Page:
9 September 2006

Le Bon-isme : on french as a language (3)

"Bon courage et bonne continuation!"

A friend is leaving Paris for good, and he sent me this sms. I tried to translate them into english and find no equivalent terms. What would we say in English? Probably "work hard and take care".

"Bon courage" is the coquettish french cousin of "work hard" but literarily, it means "have a lot of courage". For the french, they say "bon courage!" to someone who has to accomplish a task or when they find someone morally weak. By saying "bon courage!" they mean to give them moral support than to push them to work, such as in "work hard". Sometimes the french say "travaille bien!" = "work well", but they would never ask you (or themselves) to work "hard"!

In Chinese, we say "add oil", 加油! It's an equal moral support to "bon courage". One time a friend shouted "add milk!" to kids in a running competition. "They are kids, they need milk to be stronger." So we adults need "oil" to function better? like all machines?! This is a moral support takes the form of a physical or even mechanical appearance.

The Japanese says "kanbate". What I understand is that "kanbate" means both 加油、努力, "bon courage" and "work hard". An online translator says "support you always!" But in formal Japanese it should be "Kanbate Kudasai" = "kanbate, please", in this case, "kanbate" means "work hard" more than "bon courage".

So, instead of telling you to work very hard, your french cousin seduisant/e (seductive) wishes you in a sweet and mysterious voice: "May the force be with you!"

"Bonne continuation!" is even more tricky. When you are at the middle of doing something, your french cousin comes to you, "ça va?", and you are obliged to reply "ça va!" Because "ça va pas!" is considered impolite and vulgar, therefore forbidden. Why? You don't bring up bad news at the very beginning of a conversation, this is the rule! Be polite and considerate, you spoil your french cousin's mood and jump to your personal misfortunes at the very second by saying "ça va pas!" Remember this, your french cousin is equally egoist as you are, so show a bit of concern for your cousin first, and reply "ça va! et toi?"

So the conversation goes on...... for 5 minutes. Your french cousin tells you it's time to leave, and wishes you "bonne continuation" with your work, because you never have the chance to reveal to your cousin that "ça va pas!" It's not working, I have a problem! By the time your french cousin affectionately kissing you goodbye, sincerely wishing you good continuation with your work with the same degree of "pleasure", your bitter smile then hints that there is a problem, so there you stand at the doorway, and the conversation goes on...... for 30 minutes!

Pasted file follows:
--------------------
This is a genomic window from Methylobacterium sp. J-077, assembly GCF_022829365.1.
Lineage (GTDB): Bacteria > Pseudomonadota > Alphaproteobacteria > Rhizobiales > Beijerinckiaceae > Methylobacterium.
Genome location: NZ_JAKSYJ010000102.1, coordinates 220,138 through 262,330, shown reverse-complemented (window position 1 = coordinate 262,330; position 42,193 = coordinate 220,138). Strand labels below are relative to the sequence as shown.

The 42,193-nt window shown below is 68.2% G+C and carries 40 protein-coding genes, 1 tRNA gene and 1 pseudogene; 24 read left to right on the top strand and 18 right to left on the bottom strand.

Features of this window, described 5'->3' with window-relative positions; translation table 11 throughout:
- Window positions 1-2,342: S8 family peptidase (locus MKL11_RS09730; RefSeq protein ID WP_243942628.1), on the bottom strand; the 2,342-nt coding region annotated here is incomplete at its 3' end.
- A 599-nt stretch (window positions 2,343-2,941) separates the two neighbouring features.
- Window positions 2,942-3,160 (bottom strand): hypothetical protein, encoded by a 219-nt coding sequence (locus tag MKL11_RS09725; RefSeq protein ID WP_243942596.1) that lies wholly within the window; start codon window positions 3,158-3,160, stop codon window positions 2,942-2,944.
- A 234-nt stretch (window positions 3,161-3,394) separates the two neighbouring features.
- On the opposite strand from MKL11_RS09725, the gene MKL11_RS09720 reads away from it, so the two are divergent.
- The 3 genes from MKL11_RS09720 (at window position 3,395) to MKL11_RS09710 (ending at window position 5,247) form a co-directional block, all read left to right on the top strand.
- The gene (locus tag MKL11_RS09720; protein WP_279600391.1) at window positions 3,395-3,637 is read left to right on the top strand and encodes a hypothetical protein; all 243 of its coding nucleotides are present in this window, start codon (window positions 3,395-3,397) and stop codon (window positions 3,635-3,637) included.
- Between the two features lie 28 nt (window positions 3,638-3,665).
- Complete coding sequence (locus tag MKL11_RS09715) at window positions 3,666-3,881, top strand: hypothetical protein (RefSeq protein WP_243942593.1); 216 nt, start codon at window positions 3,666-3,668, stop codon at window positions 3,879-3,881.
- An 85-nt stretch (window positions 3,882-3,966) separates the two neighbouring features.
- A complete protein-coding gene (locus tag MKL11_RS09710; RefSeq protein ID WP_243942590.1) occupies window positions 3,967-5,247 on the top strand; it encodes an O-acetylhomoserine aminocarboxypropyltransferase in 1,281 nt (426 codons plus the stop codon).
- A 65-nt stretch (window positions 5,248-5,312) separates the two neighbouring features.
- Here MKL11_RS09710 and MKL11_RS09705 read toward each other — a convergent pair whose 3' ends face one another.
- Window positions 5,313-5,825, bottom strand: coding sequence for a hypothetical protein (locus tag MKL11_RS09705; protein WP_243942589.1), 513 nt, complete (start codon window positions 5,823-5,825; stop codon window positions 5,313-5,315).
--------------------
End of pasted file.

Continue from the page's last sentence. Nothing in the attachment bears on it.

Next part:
Your almighty french cousin invented lots of greetings and formalities to threaten you. Oh, ma pauvre! ça va? Oh, c'est pas grave!

This week the slogan is "bon retour!", "bonne rentrée!" Good return! Everyone is back from holidays, everything resumes to normal after a month of human deployment and close-door policy.

You go to a bakery, the 20 - second dialogue goes like this:
- Bonjour, Madame!
- Bonjour! Je voudrais une baguette, si vous plaît!
- 1 euro! Merci!
- Merci!
- Bonne journée! Au révoir!
- Bonne journée! Au révoir!

A climax of "!" accumulated in the 20-second exchange for a hard-warm-baguette! Then you fled the bakery feeling abolutely lost.

During the day, you say "bonjour", "bon après-midi", "bon soir". But when you leave your friends in the day, you say "bonne journée!" In the evening or early morning at 02h00, you say "bonne nuit" if your friends are going to sleep, otherwise "bonne soirée" for them to have more fun in the night or the morning!

Before open your month to eat, you said "Bon appétit!" Before you sip your glass of famous Bordeaux, you said "Bonne santé!"

On Monday, you say "bonne semaine!" Have a nice week!
On Friday, you say "bon weekend!" Have a nice weekend.
On Sunday, you say "bon dimanche!"
On holiday, you say "bonnes vacances!"
On festival, you say "bonne fête!"

A friend goes home, you say "bon retour!"
A friend drives a car, you say "bonne route!"
A friend takes a TGV, you say "bon voyage!"
A friend cooks for you, you say "très bon!"

You take your chance, you charmant/e french cousin wishes you "bonne chance!"
You spend your holiday in France, s/he wishes you "bon séjours!"

You ask why there are so many "bon"s and "bonne"s in French?
Your adorable french cousin says "bon courage!" and gives you a bonbon!

Oh, Bon Dieu!

3 comments:

Nigel said...

Nice to see the updates of your blog. Interesting for you to compare the phrase of "Add oil" in different language. Just a note, Japanese says "Ganbate" very often, and in various forms like "Ganbanimasu", "Ganbalu". It's quite a good custom to say this often. In particular, there're some interesting teams called "應援團" "oh-endan", like cheering team but all members are male ^_^ I just like the term 應援團 a lot!

dreamhunter said...

Thanks Nigel, I didn't know about this 應援團, but it's true that the name is very 到肉!

A french friend just told me that there exist the term "Bon Vent" for bidding farewell and have a safe and nice trip, exactly the same as 順風 in chinese. it's amazing how culutres might seem apart but yet so closely aliked...

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